Welcome to Flash Fiction Friday and the one hundred and seventeenth piece in this series. This week’s is a 488-word hard-hitting Santa story by novelist, short story author and guest blogger Annie Ireson. This story will be podcasted in episode 36 (with three other stories and some 6-worders) on Sunday 26th January.
Warning: contains some violence. Not suitable for younger readers.
‘Come on, you smelly old Dedoochka – get a move on!’ Alex rolled his eyes and whistled Singing in the Rain as he leaned on his broom, waiting to sweep up in the grotto.
It had been a long day and I’d had enough. My back was aching, I was hot and sweaty from being cocooned for the last eight hours in a cotton wool Winter Wonderland with children draped over my lap. More than several times I had reminded myself never again to volunteer for this job.
I sneered at Alex under the cover of my white beard. He was a nasty piece of work. I knew exactly what he got up to with his ‘droogs’. I’d marked his card years ago when things first started to go wrong. He’d been given the part of a sheep in the Christmas nativity play and kicked off when he’d been given some girls’ white tights to wear. His mother, full of Christmas spirit as usual, had stormed into the school, puffed cigarette smoke into the Head Teacher’s face and complained, saying her precious lad would be scarred for life by having to wear girls’ clothes.
Alex jabbed at my feet with his broom, pretending to sweep me up as he tried to be clever with the stupid language he had picked up, along with his recent obsession with Beethoven. I couldn’t understand what he was saying. He was dancing around like an idiot, and the broom banged hard on the backs of my heels, almost sweeping me off my feet.
I stood with my back to him, deliberately slow as I leaned forwards to pick up one of Rudolph’s sleigh bells from the floor.
Turning around, grimacing as I held my aching back, I squared up to him, leaned forwards and rang it in his face.
‘What was it you wanted for Christmas, Alex?’ I said in my best, kind Santa voice, hoping my eyes were twinkling. ‘Or have we been a baddywad little boy lately?’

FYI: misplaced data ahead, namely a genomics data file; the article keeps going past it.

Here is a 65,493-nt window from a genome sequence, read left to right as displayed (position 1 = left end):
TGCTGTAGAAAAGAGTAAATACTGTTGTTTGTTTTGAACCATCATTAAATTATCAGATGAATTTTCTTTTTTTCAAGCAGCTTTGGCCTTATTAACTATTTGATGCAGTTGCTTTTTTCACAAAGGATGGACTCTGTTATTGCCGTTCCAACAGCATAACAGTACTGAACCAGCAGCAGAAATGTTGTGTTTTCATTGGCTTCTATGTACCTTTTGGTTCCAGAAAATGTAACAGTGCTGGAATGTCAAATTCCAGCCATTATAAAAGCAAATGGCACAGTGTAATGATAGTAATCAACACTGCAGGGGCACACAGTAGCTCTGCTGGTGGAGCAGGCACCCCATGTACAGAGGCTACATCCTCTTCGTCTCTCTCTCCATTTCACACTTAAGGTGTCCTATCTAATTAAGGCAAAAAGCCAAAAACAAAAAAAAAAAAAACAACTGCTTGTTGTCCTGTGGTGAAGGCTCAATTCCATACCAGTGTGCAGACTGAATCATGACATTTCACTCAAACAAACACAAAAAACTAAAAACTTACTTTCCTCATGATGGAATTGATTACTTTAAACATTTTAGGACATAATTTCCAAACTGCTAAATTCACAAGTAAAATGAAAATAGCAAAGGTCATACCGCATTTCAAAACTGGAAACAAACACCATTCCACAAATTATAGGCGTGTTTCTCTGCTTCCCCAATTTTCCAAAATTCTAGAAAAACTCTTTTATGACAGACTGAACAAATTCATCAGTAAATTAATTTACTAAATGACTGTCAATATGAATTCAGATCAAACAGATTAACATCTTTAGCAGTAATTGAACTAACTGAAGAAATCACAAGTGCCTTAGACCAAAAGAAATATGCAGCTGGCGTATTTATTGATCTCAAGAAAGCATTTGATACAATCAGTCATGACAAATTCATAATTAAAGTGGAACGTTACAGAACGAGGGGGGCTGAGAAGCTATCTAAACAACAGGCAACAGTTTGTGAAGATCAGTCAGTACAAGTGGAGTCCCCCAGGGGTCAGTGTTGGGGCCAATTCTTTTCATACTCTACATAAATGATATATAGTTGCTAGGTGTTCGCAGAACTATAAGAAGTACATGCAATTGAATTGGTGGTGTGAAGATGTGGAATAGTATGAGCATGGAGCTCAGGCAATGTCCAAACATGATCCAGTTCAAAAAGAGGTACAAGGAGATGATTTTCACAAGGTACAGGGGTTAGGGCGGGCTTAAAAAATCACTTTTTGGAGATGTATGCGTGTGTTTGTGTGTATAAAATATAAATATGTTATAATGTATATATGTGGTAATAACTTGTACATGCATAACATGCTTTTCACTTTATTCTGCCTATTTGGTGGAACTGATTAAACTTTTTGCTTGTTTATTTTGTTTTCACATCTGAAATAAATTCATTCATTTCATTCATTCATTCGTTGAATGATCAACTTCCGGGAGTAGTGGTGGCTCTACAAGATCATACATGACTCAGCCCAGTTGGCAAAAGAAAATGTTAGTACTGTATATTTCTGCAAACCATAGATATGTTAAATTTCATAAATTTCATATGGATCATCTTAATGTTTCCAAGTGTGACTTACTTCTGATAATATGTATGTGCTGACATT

Alex reached out and grabbed my beard, intending to rip it from my face. He tugged hard. Surprised when it didn’t budge, I knew I had him off guard for a second or two. Taking advantage, I grabbed him by the ear, kicked out the broom from his hand and held onto him.
He screamed out in pain. I twisted his ear harder and then kicked him viciously in the groin with my size eleven, steel toe-capped boots.
‘I know everything about you, Alex,’ I growled as he lay on the floor, writhing in agony. ‘And your so-called droogs, Georgie, Dim and Pete. You wanted ultra-violence for Christmas, I believe?’
On the floor, Alex looked up at me in surprise. I stamped hard on his abdomen and his face turned a strange shade of grey.
‘Well – you’ve got what you wanted,’ I said as I slung my sack over my shoulder and walked away.
I asked Annie what prompted this piece and she said…
A Clockwork Orange was one of my favourite books as a teenager. Rob and I (both underage at 16) went to the Granada in Kettering to see the film. I then read the book several times, and marvelled at the richness of the language, the analogy and hidden meanings. I remember saying to my English Teacher that I thought it would one day be a classic. She laughed at me….
I hope she’s reading this now. Thank you, Annie.
Annie Ireson lives in Kettering, Northamptonshire and works full-time at the local council offices. For many years she harboured what her husband and three children always referred to as a dirty little secret. In her spare time she was as likely to be found tapping away on a keyboard as she was with her head buried deep within the pages of a book, but even some members of her family never knew she was a secret writer.
In 2008, after writing a 200k word family saga, she poked her head out of the writing closet. With what can only be described as pure terror, she submitted her manuscript to agents. After being advised to split the saga into a trilogy, Annie almost secured a publishing deal in 2009. A literary agent advised her to “go and write another book”. Annie is still seeking a traditional route to publication for the trilogy.
Since writing ‘The White Cuckoo’, her fourth novel, Annie has completed the first draft of a fifth and started writing her sixth – a political drama entitled ‘The Fourteenth Traitor’.
Annie has also written a number of short stories, one of which won a gold award in a national competition in 2008, and another that was included in a charity anthology in 2012. She has also had a short story accepted for publication by a women’s magazine.
If you’d like to submit your 6-word or 500-word max. stories for consideration for Flash Fiction Friday take a look here, or up to 1,000 words for critique on my Online Short Story Writing Group (links below).
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Morgen’s Online Non-Fiction Writing Group
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Morgen’s Online Short Story Writing Group
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